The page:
The possibility of divorce being “contagious” in social groups was brought to light after a study published by researchers at Brown University linked a greatly increased likelihood of divorce when a friend has gone through the process (75 percent higher if a close friend ends their marriage and 33 percent higher when there are two degrees of separation).
The study leaves plenty of room to argue against its validity as representing society as a whole, but it certainly raises an interesting potential social trend. And one that shouldn’t be too surprising.
If talking to a divorced friend made you realize your own unhappiness, catching divorce may not be such a bad thing — particularly if you tried to work on the problems before taking the first step down the long and difficult road of divorce. However, it is a completely different story if you simply succumbed to envy.
A painful realization
Often compared to a disease or epidemic, this “social contagion” makes a lot of sense: When someone close to you confides their reasons for finally pulling the trigger on ending their marriage, such as the causes of their marital frustrations, it can make you reflect on your own situation. This can lead to the uncomfortable discovery that you are not nearly as happy with your situation as you thought.
Additionally, the intimidation of the divorce process is often a very effective deterrent. Everyone knows it is expensive, complicated and can involve months of high-tension negotiation with someone who used to be your closest companion but is now your enemy. When a friend goes through the divorce process and can explain it based off their first-hand experience, it may not seem nearly as daunting as it did before.
If someone has been suffering through an unhappy marriage, it can affect not just your own happiness but those of your children as well. When marital problems run so deep that they cannot be effectively resolved, cutting ties and starting over may be the healthiest option for everyone involved.
Although it may seem like divorce spreads like a virus through social groups, it can create more positive situations in the long run. Supporting a friend through the process may help build up the courage to escape for those who are also stuck in dead-end marriages.
The grass is always greener (or is it?)
Another possibility to the influence of friends going through divorce is not so positive. Divorce envy is exactly what it sounds like — a married person becomes envious of their divorced friend’s newly-single lifestyle. There may be nothing blaringly wrong with their own marriage, but seeing friends out there living the bachelor life can cause problems.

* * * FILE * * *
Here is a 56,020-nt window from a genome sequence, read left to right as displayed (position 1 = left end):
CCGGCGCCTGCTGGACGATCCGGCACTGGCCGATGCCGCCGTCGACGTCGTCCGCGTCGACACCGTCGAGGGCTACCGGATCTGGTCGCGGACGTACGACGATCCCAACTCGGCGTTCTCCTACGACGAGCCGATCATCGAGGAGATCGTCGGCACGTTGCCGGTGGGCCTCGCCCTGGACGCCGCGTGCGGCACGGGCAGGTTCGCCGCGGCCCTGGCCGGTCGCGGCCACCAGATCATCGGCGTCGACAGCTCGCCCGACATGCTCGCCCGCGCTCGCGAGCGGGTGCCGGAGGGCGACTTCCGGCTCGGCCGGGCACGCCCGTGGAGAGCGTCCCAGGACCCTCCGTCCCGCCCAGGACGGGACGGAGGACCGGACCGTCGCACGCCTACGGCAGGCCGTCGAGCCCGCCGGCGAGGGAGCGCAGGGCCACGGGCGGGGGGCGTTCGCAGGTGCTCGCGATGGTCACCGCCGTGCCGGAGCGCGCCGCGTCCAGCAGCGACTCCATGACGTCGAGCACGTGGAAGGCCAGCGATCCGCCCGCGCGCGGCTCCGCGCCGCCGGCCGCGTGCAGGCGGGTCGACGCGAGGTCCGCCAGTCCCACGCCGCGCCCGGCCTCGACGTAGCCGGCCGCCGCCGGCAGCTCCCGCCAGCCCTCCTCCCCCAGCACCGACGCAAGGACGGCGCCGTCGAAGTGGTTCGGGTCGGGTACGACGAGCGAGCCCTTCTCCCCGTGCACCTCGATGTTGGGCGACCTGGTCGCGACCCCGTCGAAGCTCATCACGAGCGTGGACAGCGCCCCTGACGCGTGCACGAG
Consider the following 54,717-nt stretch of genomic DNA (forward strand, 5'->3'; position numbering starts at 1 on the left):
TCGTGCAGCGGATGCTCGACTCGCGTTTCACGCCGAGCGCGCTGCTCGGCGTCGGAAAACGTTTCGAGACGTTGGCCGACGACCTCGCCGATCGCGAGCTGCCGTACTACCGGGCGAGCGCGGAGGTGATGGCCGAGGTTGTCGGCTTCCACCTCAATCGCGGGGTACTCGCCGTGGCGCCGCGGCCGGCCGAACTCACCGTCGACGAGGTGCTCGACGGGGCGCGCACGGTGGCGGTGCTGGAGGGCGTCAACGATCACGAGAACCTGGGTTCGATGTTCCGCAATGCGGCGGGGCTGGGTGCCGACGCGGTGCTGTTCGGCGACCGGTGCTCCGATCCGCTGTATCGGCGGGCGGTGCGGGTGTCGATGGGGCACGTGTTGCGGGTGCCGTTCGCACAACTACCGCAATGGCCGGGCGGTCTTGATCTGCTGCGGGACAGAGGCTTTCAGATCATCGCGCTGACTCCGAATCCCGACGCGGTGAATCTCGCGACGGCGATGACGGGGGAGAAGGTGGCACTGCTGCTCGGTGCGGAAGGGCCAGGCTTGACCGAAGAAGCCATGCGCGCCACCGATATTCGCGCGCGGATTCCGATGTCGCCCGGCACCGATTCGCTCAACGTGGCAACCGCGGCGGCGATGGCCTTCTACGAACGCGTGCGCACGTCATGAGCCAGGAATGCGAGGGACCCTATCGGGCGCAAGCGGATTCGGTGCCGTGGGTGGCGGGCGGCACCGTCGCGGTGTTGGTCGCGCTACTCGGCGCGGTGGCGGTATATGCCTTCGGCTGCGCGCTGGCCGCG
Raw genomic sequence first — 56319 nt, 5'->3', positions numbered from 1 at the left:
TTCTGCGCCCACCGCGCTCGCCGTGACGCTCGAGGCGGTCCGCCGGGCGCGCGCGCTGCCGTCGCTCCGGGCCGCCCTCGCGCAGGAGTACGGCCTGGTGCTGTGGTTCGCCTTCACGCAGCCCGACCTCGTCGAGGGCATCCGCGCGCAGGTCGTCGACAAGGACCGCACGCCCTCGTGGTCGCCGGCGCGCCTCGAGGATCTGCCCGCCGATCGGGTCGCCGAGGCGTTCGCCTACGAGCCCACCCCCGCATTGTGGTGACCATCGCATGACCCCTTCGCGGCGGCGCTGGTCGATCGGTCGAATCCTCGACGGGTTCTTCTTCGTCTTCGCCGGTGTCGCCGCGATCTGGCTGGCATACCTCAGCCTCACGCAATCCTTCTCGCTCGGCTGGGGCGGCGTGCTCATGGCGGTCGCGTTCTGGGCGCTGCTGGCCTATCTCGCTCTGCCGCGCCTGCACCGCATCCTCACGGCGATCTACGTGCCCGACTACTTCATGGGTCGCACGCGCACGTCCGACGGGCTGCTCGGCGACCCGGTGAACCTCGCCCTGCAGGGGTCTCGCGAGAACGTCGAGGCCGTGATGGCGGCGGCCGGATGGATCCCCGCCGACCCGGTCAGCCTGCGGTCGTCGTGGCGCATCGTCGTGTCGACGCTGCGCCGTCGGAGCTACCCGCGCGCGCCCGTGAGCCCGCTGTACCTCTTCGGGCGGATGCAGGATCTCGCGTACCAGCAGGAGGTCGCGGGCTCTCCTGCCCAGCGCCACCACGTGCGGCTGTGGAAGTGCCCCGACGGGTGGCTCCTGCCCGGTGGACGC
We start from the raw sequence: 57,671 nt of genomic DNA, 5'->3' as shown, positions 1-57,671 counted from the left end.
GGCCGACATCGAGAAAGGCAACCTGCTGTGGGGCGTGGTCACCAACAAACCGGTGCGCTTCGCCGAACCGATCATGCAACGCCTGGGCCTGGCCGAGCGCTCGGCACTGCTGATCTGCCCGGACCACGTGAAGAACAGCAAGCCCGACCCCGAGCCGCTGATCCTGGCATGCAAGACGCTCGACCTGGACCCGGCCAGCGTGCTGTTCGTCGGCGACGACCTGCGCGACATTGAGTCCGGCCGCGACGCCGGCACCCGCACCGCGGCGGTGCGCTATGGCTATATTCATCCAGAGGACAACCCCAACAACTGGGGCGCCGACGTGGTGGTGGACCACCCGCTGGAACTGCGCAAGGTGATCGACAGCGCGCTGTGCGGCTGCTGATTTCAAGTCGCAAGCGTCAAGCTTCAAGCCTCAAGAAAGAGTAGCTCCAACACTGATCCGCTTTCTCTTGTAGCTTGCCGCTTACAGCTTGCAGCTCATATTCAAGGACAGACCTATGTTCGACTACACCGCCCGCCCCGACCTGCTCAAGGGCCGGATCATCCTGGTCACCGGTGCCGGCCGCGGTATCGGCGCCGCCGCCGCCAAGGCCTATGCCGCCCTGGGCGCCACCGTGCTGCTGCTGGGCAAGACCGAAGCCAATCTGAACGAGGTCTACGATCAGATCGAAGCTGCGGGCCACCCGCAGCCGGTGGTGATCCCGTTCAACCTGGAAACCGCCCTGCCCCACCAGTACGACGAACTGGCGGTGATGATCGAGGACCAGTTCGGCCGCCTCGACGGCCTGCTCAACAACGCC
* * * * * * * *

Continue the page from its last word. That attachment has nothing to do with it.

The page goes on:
It’s easy to understand being a little jealous of the new freedoms your friend may have — such as the ability to go by their own schedule, to date and pursue anyone they wish, to have more time for themselves, etc. However, passing moments of jealousy are not worth throwing away a marriage that is still perfectly fine or only has minor issues that can be worked through.
Besides, there is a good chance the divorced friend was hit much harder than he may be letting on. Dealing with the expense, frustration, attorneys, negotiations, lack of seeing their children, dividing assets and bitter loneliness is difficult for everyone and not something most want to share.
And even if they truly are much happier dealing with the after effect of divorce than they were during their marriage, it just goes to show how much worse off they were before.
The grass may seem greener on the other side, but that is often an illusion. It is definitely not worth the risk of throwing away years of marriage for the mere possibility that it may be better. You’d be much better off spending the time and effort working to improve the quality of your marriage instead of simply throwing it away.
Overall, the study showing a possibly contagious nature of divorce seems fairly reasonable when you think about it. If your friend divorces and you begin reflecting on your own happiness, how is it a bad thing if you realize you have been spinning your wheels in a dead-end marriage and would be better off ending it?
Then again, when someone you know and trust goes through divorce, it also presents an opportunity for jealousy to twist your perspective. It can sometimes be difficult to tell if there really are deep-rooted, unresolvable marital issues or if the green-eyed monster is simply rearing its ugly head.
Either way, think twice before jumping to any hasty conclusions.
Mat Camp is a former Lexicon Services Online Editor, who focused on providing a comprehensive look into all aspects of the divorce experience. On MensDivorce.com, he concentrated on issues, such as parenting time, custodial rights, mediation, the division of assets, and so much more.
Mr. Camp used the wealth of experience of Cordell & Cordell attorneys to bring tangible answers to reader questions in Ask a Lawyer articles, as well as offer a step by step process through the divorce experience with Cordell & Cordell Co-Founder and Principal Partner Joseph E. Cordell in Divorce 101: A Guide for Men.
Mr. Camp used thorough research to highlight the challenging reality that those who go through divorce or child custody issues face. He helped foster the continued success of the Men’s Divorce Survival Guide, the Men’s Divorce Podcast, and the Men’s Divorce YouTube series “Attorney Bites.”